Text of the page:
Celtic and Norse

Filing some transcripts recently I came across this piece by Canon John Quine:

Quine, Canon John. Handbook en Route. Isle of Man. Souvenir of Coast & Mountain Electric Railways. n.p. [but Douglas]: n. pub. [but Isle of Man Tramways and Electric Power Co. Ltd], n.d.

[4] “Manx life is touched still with the glamour, it has still the form, of olden times. The people are a blend of Celtic and Scandinavian. The Norse tongue has left its traces in local names; the Celtic in vernacular speech. The people in the south are more Celtic, more smooth-spoken and of average mould. In the north more Scandinavian, of finer than average figure, broad in speech, brusque in manner, with all the qualities that wear best. In the north are found most choice types of manhood and womanhood, the most distinctive physique and beauty of the Manx race.”

Whilst a familiar comment by this period, it would be interesting to gather together similar comments and trace the development of this notion.



7 thoughts on “Celtic and Norse

  1. There have been a few research papers looking at Viking traits in the Manx population suggesting that there is evidence of more in the north of the island

    • I take this to be a reference to the work that was being carried out in the 1970s at the University of Durham where they were looking at various genetic markers in the Manx population. I remember the team coming to the school and the criteria was to have four Manx-born grandparents if you wished to take part and even then as one of the 1950s born generation in the Island there were not that many who had all four grandparents born there.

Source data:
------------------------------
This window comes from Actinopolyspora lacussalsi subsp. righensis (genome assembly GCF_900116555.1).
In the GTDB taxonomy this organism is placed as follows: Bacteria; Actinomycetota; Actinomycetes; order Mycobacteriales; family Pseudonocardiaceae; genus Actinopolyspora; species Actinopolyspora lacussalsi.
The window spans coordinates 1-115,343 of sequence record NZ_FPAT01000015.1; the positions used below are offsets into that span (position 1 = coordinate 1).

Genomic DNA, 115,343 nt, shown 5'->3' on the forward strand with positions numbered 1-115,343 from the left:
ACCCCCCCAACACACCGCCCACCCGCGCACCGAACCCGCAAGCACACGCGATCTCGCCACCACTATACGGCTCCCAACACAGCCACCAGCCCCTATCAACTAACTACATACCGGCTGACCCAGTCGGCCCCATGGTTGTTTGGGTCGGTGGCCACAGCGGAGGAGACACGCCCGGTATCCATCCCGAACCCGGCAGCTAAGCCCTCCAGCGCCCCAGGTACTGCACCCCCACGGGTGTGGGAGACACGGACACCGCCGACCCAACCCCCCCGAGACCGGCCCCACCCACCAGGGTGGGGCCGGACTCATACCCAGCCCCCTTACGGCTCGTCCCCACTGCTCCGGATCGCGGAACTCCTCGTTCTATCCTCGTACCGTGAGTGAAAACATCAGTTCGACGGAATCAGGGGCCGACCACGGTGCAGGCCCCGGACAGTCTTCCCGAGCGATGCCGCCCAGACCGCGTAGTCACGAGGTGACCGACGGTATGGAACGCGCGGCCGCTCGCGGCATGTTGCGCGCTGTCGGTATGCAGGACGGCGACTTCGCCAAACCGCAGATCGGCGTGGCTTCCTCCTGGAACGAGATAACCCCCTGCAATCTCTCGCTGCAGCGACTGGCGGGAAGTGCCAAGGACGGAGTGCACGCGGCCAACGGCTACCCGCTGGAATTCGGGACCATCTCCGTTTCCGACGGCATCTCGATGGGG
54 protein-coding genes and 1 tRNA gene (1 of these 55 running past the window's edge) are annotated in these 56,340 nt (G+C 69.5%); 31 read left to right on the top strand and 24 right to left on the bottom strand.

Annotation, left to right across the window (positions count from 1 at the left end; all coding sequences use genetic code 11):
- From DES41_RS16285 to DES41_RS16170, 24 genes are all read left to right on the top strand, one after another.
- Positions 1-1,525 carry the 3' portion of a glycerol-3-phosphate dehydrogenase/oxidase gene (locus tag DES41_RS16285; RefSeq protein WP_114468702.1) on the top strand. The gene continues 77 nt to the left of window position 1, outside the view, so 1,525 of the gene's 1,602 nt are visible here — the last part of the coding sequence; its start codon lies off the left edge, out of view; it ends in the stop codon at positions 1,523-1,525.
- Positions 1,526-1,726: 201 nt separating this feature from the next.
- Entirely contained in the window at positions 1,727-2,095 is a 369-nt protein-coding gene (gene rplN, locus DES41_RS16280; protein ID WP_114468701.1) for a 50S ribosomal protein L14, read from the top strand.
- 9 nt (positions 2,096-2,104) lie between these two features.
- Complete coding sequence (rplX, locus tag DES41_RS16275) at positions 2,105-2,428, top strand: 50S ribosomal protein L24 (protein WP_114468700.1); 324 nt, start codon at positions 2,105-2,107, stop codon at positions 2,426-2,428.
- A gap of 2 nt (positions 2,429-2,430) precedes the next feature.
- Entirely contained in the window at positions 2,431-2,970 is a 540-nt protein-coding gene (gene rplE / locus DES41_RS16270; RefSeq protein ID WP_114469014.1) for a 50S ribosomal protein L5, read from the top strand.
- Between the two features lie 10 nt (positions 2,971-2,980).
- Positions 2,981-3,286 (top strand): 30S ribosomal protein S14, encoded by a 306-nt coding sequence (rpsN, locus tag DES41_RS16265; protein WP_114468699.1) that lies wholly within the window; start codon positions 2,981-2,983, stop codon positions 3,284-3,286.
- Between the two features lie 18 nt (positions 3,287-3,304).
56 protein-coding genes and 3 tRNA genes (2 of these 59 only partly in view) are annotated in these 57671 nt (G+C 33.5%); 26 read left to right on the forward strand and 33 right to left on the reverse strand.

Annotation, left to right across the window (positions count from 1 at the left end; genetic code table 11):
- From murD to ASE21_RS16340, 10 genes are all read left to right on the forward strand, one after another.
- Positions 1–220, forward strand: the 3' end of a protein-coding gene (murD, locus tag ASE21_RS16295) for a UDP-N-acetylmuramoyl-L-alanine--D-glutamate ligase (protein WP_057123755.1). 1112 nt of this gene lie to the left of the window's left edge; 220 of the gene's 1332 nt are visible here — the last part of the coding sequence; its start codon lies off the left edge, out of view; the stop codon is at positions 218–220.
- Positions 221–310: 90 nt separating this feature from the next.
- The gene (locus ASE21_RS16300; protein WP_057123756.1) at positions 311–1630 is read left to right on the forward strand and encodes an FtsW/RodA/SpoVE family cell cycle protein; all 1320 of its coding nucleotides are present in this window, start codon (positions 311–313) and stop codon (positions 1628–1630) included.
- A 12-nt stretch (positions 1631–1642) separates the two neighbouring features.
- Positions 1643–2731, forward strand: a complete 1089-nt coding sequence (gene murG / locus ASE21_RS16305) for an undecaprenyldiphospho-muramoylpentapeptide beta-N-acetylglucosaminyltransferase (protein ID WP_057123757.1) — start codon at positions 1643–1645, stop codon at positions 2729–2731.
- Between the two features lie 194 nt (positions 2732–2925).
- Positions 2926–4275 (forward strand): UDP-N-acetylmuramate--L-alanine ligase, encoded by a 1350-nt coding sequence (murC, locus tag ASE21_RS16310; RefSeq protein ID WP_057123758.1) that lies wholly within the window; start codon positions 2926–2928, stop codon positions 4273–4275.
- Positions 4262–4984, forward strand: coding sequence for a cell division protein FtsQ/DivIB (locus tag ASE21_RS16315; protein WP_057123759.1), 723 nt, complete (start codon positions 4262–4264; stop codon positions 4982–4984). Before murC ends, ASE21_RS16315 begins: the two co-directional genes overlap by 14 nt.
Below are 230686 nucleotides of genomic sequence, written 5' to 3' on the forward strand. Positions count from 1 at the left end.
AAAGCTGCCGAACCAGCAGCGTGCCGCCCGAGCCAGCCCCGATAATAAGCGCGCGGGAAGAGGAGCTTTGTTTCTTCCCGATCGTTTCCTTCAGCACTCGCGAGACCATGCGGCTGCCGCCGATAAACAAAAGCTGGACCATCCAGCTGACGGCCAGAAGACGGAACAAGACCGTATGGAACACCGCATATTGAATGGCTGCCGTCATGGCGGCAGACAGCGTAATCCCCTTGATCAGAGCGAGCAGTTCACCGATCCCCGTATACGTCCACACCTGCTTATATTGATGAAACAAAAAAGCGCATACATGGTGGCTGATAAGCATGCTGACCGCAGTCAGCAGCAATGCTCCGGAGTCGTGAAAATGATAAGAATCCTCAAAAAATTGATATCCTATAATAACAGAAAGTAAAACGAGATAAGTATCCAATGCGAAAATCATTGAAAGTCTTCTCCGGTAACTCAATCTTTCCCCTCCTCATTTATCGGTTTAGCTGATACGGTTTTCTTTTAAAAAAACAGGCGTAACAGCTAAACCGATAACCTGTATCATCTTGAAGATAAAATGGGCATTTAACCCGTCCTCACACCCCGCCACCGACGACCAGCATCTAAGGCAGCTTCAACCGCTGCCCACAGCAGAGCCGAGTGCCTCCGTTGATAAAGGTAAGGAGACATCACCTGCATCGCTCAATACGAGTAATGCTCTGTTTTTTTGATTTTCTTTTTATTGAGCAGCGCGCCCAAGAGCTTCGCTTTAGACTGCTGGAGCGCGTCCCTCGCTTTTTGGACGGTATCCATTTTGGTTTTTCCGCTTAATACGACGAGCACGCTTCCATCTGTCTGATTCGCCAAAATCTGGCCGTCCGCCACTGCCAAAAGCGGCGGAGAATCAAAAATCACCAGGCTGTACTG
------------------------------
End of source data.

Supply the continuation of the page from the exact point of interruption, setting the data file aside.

2. “Whether there be any decided difference between the southern and the northern men, taken en masse, I am not prepared to say” (Beddoe 1887: 28 [Manx Note Book III]). Later he seemed more convinced of a racial difference contending “generally speaking, they distinctly confirm Dr. Beddoe’s conclusions that the population of the Isle of Man is Scandio-Gaelic, and that there is no very great difference in the proportionate distribution of Norsemen and Gaels in the north and south” (1898: 117 [Journal of the Anthropological Institute of Great Britain and Ireland]), Despite these observations they were able to identify a series of distinct regional differences. Their research was rather crude, based upon details from the records of the Manx Fencibles, and of course restricted to physical traits.

    • Those references fully for those interested in following up are:

      Beddoe, John. “The Physical Anthropology of the Isle of Mann.” Manx Note Book iii.1 (1887): 23–37.

      Moore, A.W., and John Beddoe. “Physical Anthropology of the Isle of Man.” Journal of the Anthropological Institute of Great Britain and Ireland xvii (1898): 104–30.

  3. This is the article (and research) I was referring to earlier (there are follow-up refs in the bibliography).

    Mitchell, R.J., and E. Sunderland. “ABO and Rh Blood Groups in the Isle of Man.” Man 13.4 (1978): 580–90.

    They indicate uniformity across the Island. Whether or not they have done any further work since this piece I have not looked into the matter.

  4. Hall Caine. The Little Manx Nation. London: Heinemann, 1891.

    [143] “[…] the two great racial qualities of the Manx people—the Celtic and the Norse […].”

    [147] “I have rambled on too long about my eccentric Manx characters, and left myself little space for a summary of the soberer Manx characteristics. These are independence, modesty, a degree of sloth, a non-sanguine temperament, pride, and some covetousness. This uncanny combination of characteristics is perhaps due to our mixed Celtic and Norse blood. Our independence is pure Norse.”

    [149] “There is nothing that more broadly indicates the Norse strain in the Manx character than the non-sanguine temperament of the Manxmen. Where the Celt will hope anything and promise everything, the Manxman will hope not at all and promise nothing.”

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